Subscriber OnlyAthleticsIrish Olympic Stories

Jamie Costin was 27, in the shape of his life, ready for the Olympics. Then he got hit by a truck

The Waterford race walker suffered two broken vertebrae and had to wear a body cast for five months but still made it back to compete in Beijing four years later

This story is part of a series, The Greatest Irish Olympic Stories Never Told, which will run every Saturday in The Irish Times up to the beginning of the 2024 Olympic Games, on Friday, July 26th

The paparazzi were prowling around the KAT Hospital in Athens. The 2004 Olympics were just days away and the biggest story of the Games was the two high-profile Greek sprinters who had faked a bike accident to avoid getting dope-tested. Snappers were dodging hospital security to get into the specially-commissioned Olympic unit. Once inside, they were pulling blankets off patients, trying to get the shot the world was waiting on.

Into this chaos, an ambulance arrived carrying Jamie Costin, the Irish race walker. It was around nine o’clock in the evening and 10 hours had passed since his car had been smashed by a lorry driving on the wrong side of the road. His back was broken and his Olympics were over but he didn’t know either of those things yet. What he did know was that his day hadn’t been lacking in drama and the last thing he needed was more.

The accident happened near Port Heli, 160km away in rural Greece. He had spent the hours since then relying on well-meaning people whose English was as wanting as his Greek. He was ferried in a schoolbus to a couple of local clinics before an ambulance was found to bring him to Athens. He hadn’t had any pain relief – or if he had, it hadn’t made much of a dent.


With the global media on high alert in case the two cheating sprinters turned up, the last thing the hospital wanted was for news to get around that an Olympic athlete was arriving in an ambulance. So they had to sneak him in through a back entrance to avoid the scrum at the front.

Once inside, he was met by a surgeon who was keen to immediately insert titanium rods either side of his spinal cord. “My friend, my friend, I can do this now,” he said, all but sharpening his scalpel by his bedside. Costin didn’t know much about backs or titanium rods but he knew he didn’t like the sound of them in combination.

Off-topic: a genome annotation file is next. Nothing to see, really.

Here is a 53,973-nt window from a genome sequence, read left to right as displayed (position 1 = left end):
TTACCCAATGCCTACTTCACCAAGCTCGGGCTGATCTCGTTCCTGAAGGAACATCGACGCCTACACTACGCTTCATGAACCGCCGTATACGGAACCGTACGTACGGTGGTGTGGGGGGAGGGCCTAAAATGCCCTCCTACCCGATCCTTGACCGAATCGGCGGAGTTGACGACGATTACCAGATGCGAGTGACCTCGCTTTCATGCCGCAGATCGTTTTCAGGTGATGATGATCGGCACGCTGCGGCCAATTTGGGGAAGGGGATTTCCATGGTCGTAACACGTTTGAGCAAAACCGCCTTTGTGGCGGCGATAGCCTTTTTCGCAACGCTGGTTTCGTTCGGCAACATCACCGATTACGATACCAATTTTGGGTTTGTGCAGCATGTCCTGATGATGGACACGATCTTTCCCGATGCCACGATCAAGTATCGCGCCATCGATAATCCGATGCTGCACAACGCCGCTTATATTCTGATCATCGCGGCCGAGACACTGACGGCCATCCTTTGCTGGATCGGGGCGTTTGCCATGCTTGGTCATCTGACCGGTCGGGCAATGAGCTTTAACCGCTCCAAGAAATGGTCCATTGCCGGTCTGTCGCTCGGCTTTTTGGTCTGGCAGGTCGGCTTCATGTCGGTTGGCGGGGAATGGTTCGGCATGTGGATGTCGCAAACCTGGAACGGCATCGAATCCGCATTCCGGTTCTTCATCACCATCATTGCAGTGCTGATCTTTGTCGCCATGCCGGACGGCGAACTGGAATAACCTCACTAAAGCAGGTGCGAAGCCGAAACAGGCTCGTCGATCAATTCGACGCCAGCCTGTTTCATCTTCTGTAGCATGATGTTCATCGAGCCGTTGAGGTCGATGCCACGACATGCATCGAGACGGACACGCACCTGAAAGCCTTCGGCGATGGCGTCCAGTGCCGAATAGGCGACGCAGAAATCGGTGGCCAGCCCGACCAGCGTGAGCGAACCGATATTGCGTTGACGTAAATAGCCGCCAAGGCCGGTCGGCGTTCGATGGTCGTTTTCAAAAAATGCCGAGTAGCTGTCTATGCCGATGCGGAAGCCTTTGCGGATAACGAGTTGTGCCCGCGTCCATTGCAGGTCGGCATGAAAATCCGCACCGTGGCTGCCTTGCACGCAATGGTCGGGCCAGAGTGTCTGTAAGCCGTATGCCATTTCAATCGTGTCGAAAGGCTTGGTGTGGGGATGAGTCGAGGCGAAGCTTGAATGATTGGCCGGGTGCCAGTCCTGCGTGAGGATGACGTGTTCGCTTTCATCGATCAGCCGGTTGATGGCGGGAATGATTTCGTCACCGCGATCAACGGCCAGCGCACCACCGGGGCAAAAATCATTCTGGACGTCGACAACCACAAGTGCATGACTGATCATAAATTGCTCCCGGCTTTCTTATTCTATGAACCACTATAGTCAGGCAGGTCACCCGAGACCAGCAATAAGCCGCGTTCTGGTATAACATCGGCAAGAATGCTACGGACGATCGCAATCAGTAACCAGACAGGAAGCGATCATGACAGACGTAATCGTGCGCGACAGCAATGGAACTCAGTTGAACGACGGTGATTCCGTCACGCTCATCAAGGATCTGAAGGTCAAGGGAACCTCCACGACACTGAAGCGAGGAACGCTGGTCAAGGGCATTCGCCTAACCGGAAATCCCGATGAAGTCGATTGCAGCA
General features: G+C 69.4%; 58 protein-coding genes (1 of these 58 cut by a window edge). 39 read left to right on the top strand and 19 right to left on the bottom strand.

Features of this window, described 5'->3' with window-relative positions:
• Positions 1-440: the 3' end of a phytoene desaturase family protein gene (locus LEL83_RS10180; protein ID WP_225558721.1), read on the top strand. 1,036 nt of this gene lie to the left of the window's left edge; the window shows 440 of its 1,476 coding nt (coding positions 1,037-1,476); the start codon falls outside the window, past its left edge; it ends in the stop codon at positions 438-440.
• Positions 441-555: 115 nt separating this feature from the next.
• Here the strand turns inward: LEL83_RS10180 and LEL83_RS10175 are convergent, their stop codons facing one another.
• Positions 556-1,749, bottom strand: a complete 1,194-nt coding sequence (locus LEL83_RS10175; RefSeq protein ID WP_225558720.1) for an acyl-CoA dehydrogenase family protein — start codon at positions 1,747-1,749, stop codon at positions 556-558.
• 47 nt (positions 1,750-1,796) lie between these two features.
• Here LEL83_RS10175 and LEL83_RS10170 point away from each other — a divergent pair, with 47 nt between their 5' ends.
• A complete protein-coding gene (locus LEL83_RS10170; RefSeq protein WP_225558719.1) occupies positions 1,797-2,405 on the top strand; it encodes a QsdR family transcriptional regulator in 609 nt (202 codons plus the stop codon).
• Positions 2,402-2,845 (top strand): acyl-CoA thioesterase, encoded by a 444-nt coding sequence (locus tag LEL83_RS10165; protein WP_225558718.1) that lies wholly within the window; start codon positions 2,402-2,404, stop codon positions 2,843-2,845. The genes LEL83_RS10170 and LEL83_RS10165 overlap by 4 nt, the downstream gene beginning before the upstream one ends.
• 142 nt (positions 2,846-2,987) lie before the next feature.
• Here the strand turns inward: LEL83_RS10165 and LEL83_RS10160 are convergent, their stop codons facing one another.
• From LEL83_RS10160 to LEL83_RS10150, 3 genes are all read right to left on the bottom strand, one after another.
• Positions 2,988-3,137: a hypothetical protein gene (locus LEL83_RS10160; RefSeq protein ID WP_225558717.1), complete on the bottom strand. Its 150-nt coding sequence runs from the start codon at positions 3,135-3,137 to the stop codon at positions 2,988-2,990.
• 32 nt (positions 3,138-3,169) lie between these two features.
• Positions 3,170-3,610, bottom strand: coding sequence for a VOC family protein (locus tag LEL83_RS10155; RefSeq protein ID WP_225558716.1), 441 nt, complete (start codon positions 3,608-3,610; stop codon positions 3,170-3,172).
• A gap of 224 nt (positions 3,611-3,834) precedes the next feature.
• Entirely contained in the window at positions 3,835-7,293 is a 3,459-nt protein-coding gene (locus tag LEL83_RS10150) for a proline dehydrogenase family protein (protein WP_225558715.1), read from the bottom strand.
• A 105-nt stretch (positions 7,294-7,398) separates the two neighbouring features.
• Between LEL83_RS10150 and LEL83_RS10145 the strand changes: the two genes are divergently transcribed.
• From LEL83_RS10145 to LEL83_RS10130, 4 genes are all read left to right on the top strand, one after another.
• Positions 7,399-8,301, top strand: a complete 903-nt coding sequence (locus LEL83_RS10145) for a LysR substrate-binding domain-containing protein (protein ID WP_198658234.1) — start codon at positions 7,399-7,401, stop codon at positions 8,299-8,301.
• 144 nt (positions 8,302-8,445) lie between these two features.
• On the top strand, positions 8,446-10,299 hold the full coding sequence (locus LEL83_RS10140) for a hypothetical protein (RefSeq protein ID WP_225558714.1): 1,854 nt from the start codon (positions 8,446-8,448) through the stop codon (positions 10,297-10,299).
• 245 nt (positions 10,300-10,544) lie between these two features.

He was in a lot of pain but he wasn’t agreeing to anything until the Ireland team doctor Seán Gaine got to his side. Soon enough, he didn’t have to fight his corner alone. Pat Hickey, president of the Olympic Council of Ireland, arrived into the hospital, sword drawn, shield raised.

“Keep away from this man!” Hickey instructed the surgeon before turning to Gaine. “Seán – you’re in charge. What you say goes from here on out.”

A surreal end to a long, strange day.


By 2004, Costin was 27-years-old and in the shape of his life. What did that mean to you or to anybody outside of the tight, contained world of race walking? Very little, most likely.

Four years earlier, he had gone to Sydney as a wide-eyed kid, throwing himself around the 50km course with abandon and finishing 38th. He arrived home to find one newspaper columnist asking why the country was wasting money on a fella that could only just scrape into the top 40. Costin’s funding that year had been the hardly extravagant sum of £5,000.

The life he picked for himself promised nothing but hardship and still he ate it whole. Between Sydney and Athens, he and Rob Heffernan had gone to learn at the feet of the Polish walking legend Robert Korzeniowski and changed their lives along the way. Maybe because they were no threat to him, Korzeniowski shared everything he knew about the sport with them. Heffernan would eventually become an Olympic bronze medallist (2012) and a world champion (2013).

Would Costin have reached those heights? No point in asking, no way of telling. All he can say for sure is that in the spring of 2004, everything was clicking. He wasn’t going to threaten a medal or anything near it. But something in the region of a top-20, top-15 didn’t feel outlandish. Achieve that and keep improving and there was no telling where he’d be by the time Beijing came around.

“I was learning more and more,” he says. “I was avoiding injury, I was training consistently, I was in camp with a triple Olympic champion [Korzeniowski]. As each camp went on, I was able to stay with him for longer and longer and you were able to tell yourself, ‘Jesus, he’s not that far away from me.’

“That standard, that capability to train all the time and not get injured, I was developing that. I was getting to understand what it took. I was able to see him in training and afterwards go, ‘You know what, I can do this as well.’”

Korzeniowski is why he was in Port Heli in the build-up to the Olympics rather than in camp with the rest of the Irish team. All the progress he had made in the previous three years had been achieved in and around the Pole and Costin wanted to keep it that way.

“I spent more time with him that year than his own wife,” he laughs. “My thoughts were to basically stay within the bubble and be in the place where the most opportunity for successful training was going to be. He was an extremely good guy for preparing mentally and I was still only really getting used to finding out what it took to do that at the highest level of competition.

“So I went to Poland for two weeks and then we went to Greece about a fortnight before it was all due to start. He was in a villa that some Greek billionaire with Polish ties had sorted for him. I was in a hotel down the road. We met every morning for training.”